Despite recent availability of early B-cell specific markers, the ontogenic features of B lymphopoiesis in human BM remains to be precisely evaluated. Nuñez et al43 have used CD19 as the pan–B-cell marker, in addition to TdT and the μH chain, to examine the frequencies of pro-B, pre-B, and B cells in fetal tissues and BM samples from controls. They have elegantly demonstrated that BM in humans functions as the major site of B-cell generation after birth.43 They have also described that the relative frequencies of the B-lineage cells in BM decline with advancing age; mature B cells predominate in adult BM, resulting from an age-dependent reduction in the ratio of B precursors to mature B cells.43 Such an age-dependent decrease in total BM B-lineage cells, with the increasing frequencies of mature B cells, has also been observed by other investigators.20 Similarly, we demonstrated that B lymphopoiesis was more active in young children than in adults. We found that B precursors (or pro-B cells) identified as μSL++ cells were obviously reduced in frequency in adult BM. Such information about the age-related changes in the compartment of BM B-lineage cells would be very helpful in evaluating the specific block of B-cell differentiation in primary B-cell defect conditions.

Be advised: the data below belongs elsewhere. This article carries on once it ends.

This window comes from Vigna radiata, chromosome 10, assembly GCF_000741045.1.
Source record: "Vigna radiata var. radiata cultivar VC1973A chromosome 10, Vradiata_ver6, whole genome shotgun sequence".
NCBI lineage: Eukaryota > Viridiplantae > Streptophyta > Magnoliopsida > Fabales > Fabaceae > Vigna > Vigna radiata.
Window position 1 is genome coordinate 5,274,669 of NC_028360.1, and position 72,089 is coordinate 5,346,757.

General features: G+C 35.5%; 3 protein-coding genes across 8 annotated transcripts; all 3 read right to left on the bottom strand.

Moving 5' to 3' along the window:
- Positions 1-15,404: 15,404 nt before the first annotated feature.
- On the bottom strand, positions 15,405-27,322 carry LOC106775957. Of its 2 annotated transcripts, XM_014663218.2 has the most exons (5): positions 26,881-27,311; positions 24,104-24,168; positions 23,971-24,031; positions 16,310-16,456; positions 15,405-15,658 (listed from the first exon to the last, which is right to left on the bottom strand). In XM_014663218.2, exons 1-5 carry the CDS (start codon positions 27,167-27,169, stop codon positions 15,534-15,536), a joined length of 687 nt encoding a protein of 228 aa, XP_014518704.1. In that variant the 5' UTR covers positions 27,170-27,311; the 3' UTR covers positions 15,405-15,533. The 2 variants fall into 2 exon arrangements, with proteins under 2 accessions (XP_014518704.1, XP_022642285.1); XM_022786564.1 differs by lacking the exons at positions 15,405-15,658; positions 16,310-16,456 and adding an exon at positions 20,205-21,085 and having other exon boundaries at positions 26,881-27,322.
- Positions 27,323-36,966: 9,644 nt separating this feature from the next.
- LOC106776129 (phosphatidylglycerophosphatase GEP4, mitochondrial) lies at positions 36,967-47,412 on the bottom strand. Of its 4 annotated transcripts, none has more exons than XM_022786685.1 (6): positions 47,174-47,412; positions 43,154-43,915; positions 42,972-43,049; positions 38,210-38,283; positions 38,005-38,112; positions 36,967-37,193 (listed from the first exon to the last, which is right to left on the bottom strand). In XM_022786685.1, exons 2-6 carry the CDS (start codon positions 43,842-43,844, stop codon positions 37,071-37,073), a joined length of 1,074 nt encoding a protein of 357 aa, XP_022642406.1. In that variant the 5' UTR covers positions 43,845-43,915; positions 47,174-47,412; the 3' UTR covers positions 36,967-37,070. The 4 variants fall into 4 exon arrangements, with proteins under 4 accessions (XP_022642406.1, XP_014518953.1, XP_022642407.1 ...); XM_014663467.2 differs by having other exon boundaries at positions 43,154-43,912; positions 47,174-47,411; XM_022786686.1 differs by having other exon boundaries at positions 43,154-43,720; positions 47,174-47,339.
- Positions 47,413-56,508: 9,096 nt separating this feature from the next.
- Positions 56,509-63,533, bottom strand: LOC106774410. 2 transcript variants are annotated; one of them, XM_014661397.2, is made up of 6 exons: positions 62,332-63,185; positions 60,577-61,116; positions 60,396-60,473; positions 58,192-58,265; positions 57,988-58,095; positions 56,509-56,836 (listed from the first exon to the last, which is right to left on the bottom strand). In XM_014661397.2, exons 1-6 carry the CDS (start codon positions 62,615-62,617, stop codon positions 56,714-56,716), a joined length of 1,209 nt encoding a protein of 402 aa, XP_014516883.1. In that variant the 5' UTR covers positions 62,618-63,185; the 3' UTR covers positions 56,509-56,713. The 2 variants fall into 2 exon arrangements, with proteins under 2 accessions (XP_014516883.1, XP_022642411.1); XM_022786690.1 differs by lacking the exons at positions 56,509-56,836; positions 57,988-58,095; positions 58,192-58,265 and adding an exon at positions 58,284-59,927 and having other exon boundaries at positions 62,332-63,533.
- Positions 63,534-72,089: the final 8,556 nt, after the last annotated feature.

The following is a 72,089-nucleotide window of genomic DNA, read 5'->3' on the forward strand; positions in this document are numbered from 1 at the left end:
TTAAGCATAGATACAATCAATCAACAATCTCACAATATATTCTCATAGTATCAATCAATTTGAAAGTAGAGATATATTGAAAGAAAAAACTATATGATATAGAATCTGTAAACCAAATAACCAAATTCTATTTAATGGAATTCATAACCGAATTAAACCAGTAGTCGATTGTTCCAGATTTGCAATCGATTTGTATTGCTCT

There is now increasing evidence that Btk participates in signal transduction after B-cell receptor-mediated activation of mature B cells.44 But the issue of how the genetic defect in XLA affects early B-cell development is somewhat confusing. Earlier studies have used fluorescence microscopy to examine BM pre-B cells containing the cytoplasmic μH chain in a gammaglobulinemic males with presumed XLA. Pearl et al33described XLA patients as having a normal frequency of pre-B cells in BM and speculated that the pre–B-cell to B-cell transition might be impaired in XLA. In contrast, later studies demonstrated that there is more heterogeneity in the number of pre-B cells in XLA BM than earlier recognized.34 35 While pre-B cells are more or less detectable in XLA BM, it has been shown that the majority of XLA patients have a substantial number of pro-B cells in BM, resulting in an increased ratio of pro-B to pre-B cells.19 35-39 Conley et al45 have proposed that the defect in XLA might not be limited to the pre–B-cell to B-cell transition, and instead, the defect might interfere with multiple stages of B-cell differentiation. Mutations in genes other than Btk result in a clinical phenotype resembling XLA.18 19 37-39 46 Although approximately 90% of males with presumed XLA have mutations in theBtk gene,47 it is likely that a heterogeneity in XLA BM might be partly due to the inclusion of some non-XLA cases in previous studies.